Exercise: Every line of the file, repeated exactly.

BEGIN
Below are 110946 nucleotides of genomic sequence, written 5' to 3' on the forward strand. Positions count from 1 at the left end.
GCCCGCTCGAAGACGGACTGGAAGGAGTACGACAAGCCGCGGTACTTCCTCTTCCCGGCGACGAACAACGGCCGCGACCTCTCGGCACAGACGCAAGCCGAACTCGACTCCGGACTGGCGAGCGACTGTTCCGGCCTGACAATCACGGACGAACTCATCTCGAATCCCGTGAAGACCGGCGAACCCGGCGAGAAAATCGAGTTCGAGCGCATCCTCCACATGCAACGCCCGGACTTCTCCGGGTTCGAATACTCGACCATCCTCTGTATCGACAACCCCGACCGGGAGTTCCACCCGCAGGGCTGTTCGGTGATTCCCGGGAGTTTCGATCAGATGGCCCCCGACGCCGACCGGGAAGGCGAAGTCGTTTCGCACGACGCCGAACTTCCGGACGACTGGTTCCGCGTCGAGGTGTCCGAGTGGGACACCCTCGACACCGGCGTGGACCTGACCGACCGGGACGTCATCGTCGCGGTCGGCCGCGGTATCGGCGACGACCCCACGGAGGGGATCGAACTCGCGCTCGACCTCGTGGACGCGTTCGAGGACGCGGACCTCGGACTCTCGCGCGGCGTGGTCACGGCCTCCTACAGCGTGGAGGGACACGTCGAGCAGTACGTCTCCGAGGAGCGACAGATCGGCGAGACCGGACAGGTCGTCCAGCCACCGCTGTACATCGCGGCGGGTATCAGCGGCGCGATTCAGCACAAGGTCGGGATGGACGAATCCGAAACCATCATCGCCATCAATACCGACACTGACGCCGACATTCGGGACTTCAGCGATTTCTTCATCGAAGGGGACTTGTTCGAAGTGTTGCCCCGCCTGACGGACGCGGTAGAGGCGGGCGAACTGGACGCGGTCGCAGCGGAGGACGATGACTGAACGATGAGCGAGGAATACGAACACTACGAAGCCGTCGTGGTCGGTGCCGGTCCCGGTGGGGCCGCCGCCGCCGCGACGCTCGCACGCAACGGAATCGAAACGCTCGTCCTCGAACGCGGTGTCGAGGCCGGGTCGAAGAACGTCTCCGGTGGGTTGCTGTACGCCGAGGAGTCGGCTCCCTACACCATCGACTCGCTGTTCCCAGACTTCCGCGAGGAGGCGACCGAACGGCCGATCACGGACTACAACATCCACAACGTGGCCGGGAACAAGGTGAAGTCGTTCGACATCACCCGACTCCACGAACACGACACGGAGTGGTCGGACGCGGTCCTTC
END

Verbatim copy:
Below are 110946 nucleotides of genomic sequence, written 5' to 3' on the forward strand. Positions count from 1 at the left end.
GCCCGCTCGAAGACGGACTGGAAGGAGTACGACAAGCCGCGGTACTTCCTCTTCCCGGCGACGAACAACGGCCGCGACCTCTCGGCACAGACGCAAGCCGAACTCGACTCCGGACTGGCGAGCGACTGTTCCGGCCTGACAATCACGGACGAACTCATCTCGAATCCCGTGAAGACCGGCGAACCCGGCGAGAAAATCGAGTTCGAGCGCATCCTCCACATGCAACGCCCGGACTTCTCCGGGTTCGAATACTCGACCATCCTCTGTATCGACAACCCCGACCGGGAGTTCCACCCGCAGGGCTGTTCGGTGATTCCCGGGAGTTTCGATCAGATGGCCCCCGACGCCGACCGGGAAGGCGAAGTCGTTTCGCACGACGCCGAACTTCCGGACGACTGGTTCCGCGTCGAGGTGTCCGAGTGGGACACCCTCGACACCGGCGTGGACCTGACCGACCGGGACGTCATCGTCGCGGTCGGCCGCGGTATCGGCGACGACCCCACGGAGGGGATCGAACTCGCGCTCGACCTCGTGGACGCGTTCGAGGACGCGGACCTCGGACTCTCGCGCGGCGTGGTCACGGCCTCCTACAGCGTGGAGGGACACGTCGAGCAGTACGTCTCCGAGGAGCGACAGATCGGCGAGACCGGACAGGTCGTCCAGCCACCGCTGTACATCGCGGCGGGTATCAGCGGCGCGATTCAGCACAAGGTCGGGATGGACGAATCCGAAACCATCATCGCCATCAATACCGACACTGACGCCGACATTCGGGACTTCAGCGATTTCTTCATCGAAGGGGACTTGTTCGAAGTGTTGCCCCGCCTGACGGACGCGGTAGAGGCGGGCGAACTGGACGCGGTCGCAGCGGAGGACGATGACTGAACGATGAGCGAGGAATACGAACACTACGAAGCCGTCGTGGTCGGTGCCGGTCCCGGTGGGGCCGCCGCCGCCGCGACGCTCGCACGCAACGGAATCGAAACGCTCGTCCTCGAACGCGGTGTCGAGGCCGGGTCGAAGAACGTCTCCGGTGGGTTGCTGTACGCCGAGGAGTCGGCTCCCTACACCATCGACTCGCTGTTCCCAGACTTCCGCGAGGAGGCGACCGAACGGCCGATCACGGACTACAACATCCACAACGTGGCCGGGAACAAGGTGAAGTCGTTCGACATCACCCGACTCCACGAACACGACACGGAGTGGTCGGACGCGGTCCTTC